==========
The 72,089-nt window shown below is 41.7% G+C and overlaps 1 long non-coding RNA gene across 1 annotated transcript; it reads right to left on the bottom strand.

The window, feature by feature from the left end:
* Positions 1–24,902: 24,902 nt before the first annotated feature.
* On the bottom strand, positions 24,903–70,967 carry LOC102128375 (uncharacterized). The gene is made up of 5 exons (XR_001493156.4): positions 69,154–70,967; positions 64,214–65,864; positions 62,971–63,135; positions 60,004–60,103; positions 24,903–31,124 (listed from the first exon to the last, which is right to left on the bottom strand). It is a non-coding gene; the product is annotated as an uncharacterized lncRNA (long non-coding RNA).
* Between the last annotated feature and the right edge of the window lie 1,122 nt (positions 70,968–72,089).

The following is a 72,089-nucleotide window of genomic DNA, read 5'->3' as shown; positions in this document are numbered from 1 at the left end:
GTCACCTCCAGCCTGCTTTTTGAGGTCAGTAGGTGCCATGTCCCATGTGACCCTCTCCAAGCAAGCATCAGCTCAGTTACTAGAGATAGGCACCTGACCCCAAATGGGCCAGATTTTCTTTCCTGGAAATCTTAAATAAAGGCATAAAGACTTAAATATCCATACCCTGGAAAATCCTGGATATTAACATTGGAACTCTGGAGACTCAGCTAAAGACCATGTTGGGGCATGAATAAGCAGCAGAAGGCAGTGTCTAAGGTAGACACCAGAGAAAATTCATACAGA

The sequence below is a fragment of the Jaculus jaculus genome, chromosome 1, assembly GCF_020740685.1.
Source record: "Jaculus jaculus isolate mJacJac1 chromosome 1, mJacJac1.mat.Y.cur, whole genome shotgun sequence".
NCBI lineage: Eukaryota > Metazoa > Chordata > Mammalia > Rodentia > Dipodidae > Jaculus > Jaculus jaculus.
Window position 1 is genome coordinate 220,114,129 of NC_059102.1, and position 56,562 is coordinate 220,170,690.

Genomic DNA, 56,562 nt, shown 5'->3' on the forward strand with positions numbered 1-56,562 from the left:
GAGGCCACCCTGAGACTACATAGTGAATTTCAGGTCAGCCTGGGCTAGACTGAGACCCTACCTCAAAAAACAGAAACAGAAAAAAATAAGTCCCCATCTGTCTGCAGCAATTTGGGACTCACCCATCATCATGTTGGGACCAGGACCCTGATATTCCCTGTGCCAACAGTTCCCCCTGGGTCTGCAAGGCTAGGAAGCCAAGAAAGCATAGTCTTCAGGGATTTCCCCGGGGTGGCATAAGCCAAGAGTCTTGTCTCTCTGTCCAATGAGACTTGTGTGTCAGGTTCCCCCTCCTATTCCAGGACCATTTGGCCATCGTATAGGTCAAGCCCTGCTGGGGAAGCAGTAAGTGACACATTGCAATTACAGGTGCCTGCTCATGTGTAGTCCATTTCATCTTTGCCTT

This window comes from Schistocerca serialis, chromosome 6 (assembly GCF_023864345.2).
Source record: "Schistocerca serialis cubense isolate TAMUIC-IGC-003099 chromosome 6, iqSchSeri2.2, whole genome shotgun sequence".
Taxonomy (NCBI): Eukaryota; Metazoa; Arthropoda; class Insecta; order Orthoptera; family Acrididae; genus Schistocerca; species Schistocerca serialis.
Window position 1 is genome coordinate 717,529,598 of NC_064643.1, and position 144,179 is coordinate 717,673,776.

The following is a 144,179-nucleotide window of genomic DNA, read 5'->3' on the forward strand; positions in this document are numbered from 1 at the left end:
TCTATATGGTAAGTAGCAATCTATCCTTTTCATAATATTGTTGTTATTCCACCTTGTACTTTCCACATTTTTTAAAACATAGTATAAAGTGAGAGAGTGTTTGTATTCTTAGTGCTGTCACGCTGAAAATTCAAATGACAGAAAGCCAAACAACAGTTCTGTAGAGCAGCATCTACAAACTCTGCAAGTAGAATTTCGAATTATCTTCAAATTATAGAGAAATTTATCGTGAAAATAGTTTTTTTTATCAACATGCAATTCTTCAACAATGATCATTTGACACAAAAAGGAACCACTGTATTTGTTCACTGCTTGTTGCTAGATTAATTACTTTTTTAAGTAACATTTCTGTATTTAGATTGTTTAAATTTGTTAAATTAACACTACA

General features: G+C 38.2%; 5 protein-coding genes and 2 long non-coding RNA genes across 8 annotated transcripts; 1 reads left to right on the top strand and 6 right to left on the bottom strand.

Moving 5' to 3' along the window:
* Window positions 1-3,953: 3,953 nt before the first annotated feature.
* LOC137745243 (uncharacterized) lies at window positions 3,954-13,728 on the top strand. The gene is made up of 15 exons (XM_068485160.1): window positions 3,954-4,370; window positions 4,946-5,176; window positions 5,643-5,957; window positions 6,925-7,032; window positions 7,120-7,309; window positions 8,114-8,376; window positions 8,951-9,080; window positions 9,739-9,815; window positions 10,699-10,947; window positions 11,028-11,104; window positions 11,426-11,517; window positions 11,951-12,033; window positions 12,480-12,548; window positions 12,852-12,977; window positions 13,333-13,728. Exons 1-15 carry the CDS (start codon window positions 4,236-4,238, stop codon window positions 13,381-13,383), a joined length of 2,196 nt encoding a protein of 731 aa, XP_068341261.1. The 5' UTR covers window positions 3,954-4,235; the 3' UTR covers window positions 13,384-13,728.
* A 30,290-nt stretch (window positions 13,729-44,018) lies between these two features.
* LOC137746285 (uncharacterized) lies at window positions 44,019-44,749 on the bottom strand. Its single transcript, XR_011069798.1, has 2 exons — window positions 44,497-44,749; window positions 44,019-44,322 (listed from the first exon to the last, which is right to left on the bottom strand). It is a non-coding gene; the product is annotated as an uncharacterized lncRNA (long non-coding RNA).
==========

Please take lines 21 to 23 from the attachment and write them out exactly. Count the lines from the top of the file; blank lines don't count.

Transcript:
Moving 5' to 3' along the window:
* Window positions 1-3,953: 3,953 nt before the first annotated feature.
* LOC137745243 (uncharacterized) lies at window positions 3,954-13,728 on the top strand. The gene is made up of 15 exons (XM_068485160.1): window positions 3,954-4,370; window positions 4,946-5,176; window positions 5,643-5,957; window positions 6,925-7,032; window positions 7,120-7,309; window positions 8,114-8,376; window positions 8,951-9,080; window positions 9,739-9,815; window positions 10,699-10,947; window positions 11,028-11,104; window positions 11,426-11,517; window positions 11,951-12,033; window positions 12,480-12,548; window positions 12,852-12,977; window positions 13,333-13,728. Exons 1-15 carry the CDS (start codon window positions 4,236-4,238, stop codon window positions 13,381-13,383), a joined length of 2,196 nt encoding a protein of 731 aa, XP_068341261.1. The 5' UTR covers window positions 3,954-4,235; the 3' UTR covers window positions 13,384-13,728.